Book review: The Loneliest Girl in the Universe by Lauren James

I saw this book on early release at YALC this year and just couldn’t stop myself from buying it. If I’m honest, I only partly listened to the hype. I prefer to know as little as possible about a book before I read it (to the point where I even try to avoid reading the blurb on the back) so that it isn’t spoilt by other people’s opinions or by a badly written “mysterious” blurb. The Loneliest Girl in the Universe was not at all what I had been expecting.

Romy is alone on a spaceship bound for a new planet with the purpose of setting up life on a new planet. She lost her parents along with all the other crew members in an accident and now only has a daily email from a counsellor on Earth and re-runs of her favourite soap to keep her going. When Romy hears that another ship is on its way to join her, she begins exchanging emails with the captain, J. Desperate for some human interaction, their meeting can’t come soon enough for Romy. That is, until she discovers that everything is not quite as it seems.

Quite clearly then, this is a novel full of suspense but I hadn’t realised that. I mean, the cover and the introduction make it pretty clear that we’re headed into space but I wasn’t expecting to be completely hooked and desperate to know how it was all going to end for Romy and J.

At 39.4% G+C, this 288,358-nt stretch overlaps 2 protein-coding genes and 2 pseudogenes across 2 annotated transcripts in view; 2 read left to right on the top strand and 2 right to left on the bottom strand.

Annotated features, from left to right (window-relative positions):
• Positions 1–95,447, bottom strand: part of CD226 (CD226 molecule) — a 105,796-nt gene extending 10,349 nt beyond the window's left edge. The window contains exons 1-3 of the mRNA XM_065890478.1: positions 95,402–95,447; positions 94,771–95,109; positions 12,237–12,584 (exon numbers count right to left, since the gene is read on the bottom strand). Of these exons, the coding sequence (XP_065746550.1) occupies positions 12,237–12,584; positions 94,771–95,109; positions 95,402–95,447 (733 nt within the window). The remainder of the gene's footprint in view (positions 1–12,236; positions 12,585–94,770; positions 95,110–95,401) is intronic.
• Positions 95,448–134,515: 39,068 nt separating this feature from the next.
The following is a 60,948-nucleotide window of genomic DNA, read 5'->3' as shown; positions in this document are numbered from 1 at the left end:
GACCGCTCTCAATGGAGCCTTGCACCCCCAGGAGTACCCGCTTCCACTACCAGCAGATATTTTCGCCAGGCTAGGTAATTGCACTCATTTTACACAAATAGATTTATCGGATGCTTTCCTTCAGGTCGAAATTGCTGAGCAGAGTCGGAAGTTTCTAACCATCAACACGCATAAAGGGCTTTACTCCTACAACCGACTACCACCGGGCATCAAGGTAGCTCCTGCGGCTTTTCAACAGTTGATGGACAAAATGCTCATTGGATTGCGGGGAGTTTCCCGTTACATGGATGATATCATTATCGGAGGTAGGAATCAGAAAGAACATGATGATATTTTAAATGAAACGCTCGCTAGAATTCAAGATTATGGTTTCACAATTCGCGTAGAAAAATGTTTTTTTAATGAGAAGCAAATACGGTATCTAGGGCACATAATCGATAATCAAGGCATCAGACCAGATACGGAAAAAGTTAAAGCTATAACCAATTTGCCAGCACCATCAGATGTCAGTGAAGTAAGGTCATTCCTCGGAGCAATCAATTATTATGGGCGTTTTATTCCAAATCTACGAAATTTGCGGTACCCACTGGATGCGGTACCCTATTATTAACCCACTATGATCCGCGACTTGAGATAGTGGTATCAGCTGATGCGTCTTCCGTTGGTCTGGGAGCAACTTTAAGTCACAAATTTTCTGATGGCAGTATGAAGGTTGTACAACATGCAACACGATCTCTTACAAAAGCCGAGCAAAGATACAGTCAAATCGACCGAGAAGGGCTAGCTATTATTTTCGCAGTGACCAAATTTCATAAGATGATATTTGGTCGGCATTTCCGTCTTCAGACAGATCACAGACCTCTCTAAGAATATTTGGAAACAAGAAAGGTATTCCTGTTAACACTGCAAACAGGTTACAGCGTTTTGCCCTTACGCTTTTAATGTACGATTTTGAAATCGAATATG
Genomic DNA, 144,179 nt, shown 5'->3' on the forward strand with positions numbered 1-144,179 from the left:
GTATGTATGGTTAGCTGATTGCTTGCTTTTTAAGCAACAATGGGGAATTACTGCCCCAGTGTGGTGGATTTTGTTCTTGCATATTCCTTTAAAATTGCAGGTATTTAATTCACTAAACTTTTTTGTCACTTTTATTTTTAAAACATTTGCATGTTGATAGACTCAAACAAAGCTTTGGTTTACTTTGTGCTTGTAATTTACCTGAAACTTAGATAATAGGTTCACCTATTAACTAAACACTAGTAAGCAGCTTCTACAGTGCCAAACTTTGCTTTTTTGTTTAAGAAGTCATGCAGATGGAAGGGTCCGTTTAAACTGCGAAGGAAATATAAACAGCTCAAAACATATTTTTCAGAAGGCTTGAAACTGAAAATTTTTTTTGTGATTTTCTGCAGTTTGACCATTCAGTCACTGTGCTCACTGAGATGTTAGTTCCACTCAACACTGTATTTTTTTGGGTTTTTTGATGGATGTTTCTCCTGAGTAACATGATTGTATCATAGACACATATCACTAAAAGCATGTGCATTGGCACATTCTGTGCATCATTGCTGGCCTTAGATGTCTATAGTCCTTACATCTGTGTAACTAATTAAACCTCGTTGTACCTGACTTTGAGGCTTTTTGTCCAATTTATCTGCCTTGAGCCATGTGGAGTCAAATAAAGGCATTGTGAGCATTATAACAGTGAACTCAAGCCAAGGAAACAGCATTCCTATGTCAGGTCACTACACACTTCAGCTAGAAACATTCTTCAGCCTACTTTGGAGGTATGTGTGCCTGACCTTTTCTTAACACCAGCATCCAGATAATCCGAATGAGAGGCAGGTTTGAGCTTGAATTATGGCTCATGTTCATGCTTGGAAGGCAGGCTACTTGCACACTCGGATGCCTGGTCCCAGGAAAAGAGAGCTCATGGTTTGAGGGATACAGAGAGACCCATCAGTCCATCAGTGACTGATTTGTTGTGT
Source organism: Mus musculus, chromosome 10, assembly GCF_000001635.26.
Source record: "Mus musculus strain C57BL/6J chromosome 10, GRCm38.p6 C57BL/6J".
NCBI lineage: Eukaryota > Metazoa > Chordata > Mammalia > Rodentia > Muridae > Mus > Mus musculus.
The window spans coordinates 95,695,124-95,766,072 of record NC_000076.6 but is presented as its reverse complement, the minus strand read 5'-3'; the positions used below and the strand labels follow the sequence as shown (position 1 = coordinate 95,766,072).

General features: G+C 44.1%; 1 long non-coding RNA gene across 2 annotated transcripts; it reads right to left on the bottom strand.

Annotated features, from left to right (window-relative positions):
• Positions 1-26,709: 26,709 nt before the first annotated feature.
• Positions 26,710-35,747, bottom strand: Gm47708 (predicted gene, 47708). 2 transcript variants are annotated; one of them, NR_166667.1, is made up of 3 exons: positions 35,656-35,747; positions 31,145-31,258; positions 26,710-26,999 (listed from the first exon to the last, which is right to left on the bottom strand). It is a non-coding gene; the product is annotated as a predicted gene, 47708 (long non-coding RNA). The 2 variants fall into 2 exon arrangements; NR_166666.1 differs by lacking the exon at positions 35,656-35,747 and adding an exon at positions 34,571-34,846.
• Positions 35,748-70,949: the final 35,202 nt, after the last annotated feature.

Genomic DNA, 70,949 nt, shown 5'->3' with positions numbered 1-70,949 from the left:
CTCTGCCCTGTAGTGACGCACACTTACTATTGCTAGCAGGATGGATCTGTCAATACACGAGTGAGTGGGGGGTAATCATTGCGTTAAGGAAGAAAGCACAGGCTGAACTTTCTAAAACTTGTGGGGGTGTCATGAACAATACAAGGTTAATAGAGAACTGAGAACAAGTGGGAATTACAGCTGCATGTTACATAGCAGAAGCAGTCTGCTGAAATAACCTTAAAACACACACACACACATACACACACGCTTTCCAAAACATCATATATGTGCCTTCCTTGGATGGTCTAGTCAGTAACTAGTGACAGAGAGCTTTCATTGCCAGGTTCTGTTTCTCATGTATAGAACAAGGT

I was surprised by how much I wanted to read on, especially after the disappointment of the introductory “newspaper story” and discovering that it was going to read like a diary. I’m not a fan of either of these styles; the newspaper story feels like a way to fit in a load of background that I would have liked to have been littered throughout instead of just plonked at the beginning, and the only good thing about a diary format is that the chapters tend to be pretty short. I find it tedious to hear so much of one person’s inner dialogue. And this is all inner dialogue. As the loneliest girl in the universe, who – unsurprisingly!! – is alone, there is no other voice to break up Romy’s thoughts and if it hadn’t been for the suspense, I’m not sure I could have finished the book.

For me, even the suspense storyline had a negative side. I love the way that Lauren James leads you to believe that the danger is in one direction, and then, at the last minute, reveals that to be a red herring and the danger is more immediate than you thought. She totally had me fooled. The problem, though, is that I didn’t really like the storyline behind the real danger and would have much preferred the alternative that was snatched away. That storyline would have made for an epic series, the one I got fell a bit flat for me and didn’t feel believable.

Finishing the book, I was just left with a sense of disappointment. I felt like I’d given it more than a fair chance and it had been so promising because it had me completely hooked for a full day but it just didn’t live up to all my hopes or all the hype surrounding it. It wasn’t for me I’m afraid.


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